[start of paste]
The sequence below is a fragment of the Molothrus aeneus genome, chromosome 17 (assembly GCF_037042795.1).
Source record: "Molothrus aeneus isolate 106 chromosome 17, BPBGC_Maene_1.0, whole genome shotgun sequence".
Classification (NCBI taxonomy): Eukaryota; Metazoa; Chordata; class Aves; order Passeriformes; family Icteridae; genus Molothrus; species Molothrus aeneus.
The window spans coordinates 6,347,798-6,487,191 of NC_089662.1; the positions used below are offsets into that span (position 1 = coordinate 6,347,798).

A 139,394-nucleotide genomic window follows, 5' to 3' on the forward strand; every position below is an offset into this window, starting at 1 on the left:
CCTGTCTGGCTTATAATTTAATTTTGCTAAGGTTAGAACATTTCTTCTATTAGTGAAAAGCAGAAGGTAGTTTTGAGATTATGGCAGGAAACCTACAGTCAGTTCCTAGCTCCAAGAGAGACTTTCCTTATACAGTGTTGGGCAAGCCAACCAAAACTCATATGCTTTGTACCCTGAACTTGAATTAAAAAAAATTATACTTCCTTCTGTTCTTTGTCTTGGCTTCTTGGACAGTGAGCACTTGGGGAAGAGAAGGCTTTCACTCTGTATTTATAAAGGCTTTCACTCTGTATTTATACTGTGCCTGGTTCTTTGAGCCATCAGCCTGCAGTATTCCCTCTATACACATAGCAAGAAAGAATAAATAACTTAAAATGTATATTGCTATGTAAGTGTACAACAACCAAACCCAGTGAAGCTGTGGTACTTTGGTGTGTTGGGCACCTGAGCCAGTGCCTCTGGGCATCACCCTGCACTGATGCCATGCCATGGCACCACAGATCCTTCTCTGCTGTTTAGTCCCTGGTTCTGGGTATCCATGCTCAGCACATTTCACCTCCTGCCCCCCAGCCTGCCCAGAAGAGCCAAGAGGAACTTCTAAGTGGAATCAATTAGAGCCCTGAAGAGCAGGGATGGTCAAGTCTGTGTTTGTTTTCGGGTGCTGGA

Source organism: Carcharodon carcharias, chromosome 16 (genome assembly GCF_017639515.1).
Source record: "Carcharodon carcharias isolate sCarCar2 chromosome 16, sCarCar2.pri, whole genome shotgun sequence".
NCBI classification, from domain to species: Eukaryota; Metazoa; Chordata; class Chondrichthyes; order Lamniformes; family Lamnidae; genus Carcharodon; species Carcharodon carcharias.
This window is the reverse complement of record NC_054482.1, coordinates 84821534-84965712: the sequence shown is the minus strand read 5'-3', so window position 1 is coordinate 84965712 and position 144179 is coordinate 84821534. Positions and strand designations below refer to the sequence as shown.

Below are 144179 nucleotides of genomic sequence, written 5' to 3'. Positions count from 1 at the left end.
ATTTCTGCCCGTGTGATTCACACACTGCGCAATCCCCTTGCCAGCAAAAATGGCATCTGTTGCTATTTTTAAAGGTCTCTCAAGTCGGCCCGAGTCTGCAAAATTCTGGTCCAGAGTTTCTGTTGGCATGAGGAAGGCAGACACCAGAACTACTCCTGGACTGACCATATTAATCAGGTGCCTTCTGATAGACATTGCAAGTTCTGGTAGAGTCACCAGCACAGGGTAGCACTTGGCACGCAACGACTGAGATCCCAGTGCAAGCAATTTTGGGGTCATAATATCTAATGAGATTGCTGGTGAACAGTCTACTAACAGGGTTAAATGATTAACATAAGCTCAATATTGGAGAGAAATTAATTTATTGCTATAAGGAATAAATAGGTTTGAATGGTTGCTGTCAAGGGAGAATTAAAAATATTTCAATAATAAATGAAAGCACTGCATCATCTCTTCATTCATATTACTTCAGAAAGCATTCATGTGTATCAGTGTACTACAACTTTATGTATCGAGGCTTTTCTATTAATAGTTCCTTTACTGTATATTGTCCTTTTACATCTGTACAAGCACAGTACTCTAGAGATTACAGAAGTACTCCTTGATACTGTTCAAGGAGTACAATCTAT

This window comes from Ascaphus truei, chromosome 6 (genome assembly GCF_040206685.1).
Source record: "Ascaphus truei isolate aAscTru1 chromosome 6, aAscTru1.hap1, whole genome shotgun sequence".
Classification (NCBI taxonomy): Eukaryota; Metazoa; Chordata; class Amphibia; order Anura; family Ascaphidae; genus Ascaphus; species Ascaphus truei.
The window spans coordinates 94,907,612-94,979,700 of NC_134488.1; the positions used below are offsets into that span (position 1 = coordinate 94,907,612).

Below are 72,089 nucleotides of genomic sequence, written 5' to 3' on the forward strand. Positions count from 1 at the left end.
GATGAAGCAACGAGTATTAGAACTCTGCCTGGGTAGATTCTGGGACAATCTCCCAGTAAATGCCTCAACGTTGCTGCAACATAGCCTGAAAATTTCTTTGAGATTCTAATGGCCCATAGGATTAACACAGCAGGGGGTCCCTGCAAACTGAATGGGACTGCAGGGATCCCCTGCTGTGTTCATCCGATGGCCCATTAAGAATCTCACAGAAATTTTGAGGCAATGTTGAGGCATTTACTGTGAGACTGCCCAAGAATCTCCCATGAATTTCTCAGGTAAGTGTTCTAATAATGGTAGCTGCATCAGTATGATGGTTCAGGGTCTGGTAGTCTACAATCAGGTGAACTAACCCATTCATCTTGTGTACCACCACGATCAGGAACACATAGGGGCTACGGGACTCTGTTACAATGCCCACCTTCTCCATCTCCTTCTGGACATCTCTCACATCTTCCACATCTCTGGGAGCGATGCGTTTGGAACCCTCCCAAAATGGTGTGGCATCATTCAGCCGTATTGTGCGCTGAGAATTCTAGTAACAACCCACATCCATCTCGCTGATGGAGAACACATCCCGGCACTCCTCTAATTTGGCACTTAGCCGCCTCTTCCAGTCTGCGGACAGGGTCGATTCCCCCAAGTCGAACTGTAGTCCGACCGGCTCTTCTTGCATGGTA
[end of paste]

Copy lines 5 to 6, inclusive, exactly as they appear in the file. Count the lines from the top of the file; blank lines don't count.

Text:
A 139,394-nucleotide genomic window follows, 5' to 3' on the forward strand; every position below is an offset into this window, starting at 1 on the left:
CCTGTCTGGCTTATAATTTAATTTTGCTAAGGTTAGAACATTTCTTCTATTAGTGAAAAGCAGAAGGTAGTTTTGAGATTATGGCAGGAAACCTACAGTCAGTTCCTAGCTCCAAGAGAGACTTTCCTTATACAGTGTTGGGCAAGCCAACCAAAACTCATATGCTTTGTACCCTGAACTTGAATTAAAAAAAATTATACTTCCTTCTGTTCTTTGTCTTGGCTTCTTGGACAGTGAGCACTTGGGGAAGAGAAGGCTTTCACTCTGTATTTATAAAGGCTTTCACTCTGTATTTATACTGTGCCTGGTTCTTTGAGCCATCAGCCTGCAGTATTCCCTCTATACACATAGCAAGAAAGAATAAATAACTTAAAATGTATATTGCTATGTAAGTGTACAACAACCAAACCCAGTGAAGCTGTGGTACTTTGGTGTGTTGGGCACCTGAGCCAGTGCCTCTGGGCATCACCCTGCACTGATGCCATGCCATGGCACCACAGATCCTTCTCTGCTGTTTAGTCCCTGGTTCTGGGTATCCATGCTCAGCACATTTCACCTCCTGCCCCCCAGCCTGCCCAGAAGAGCCAAGAGGAACTTCTAAGTGGAATCAATTAGAGCCCTGAAGAGCAGGGATGGTCAAGTCTGTGTTTGTTTTCGGGTGCTGGA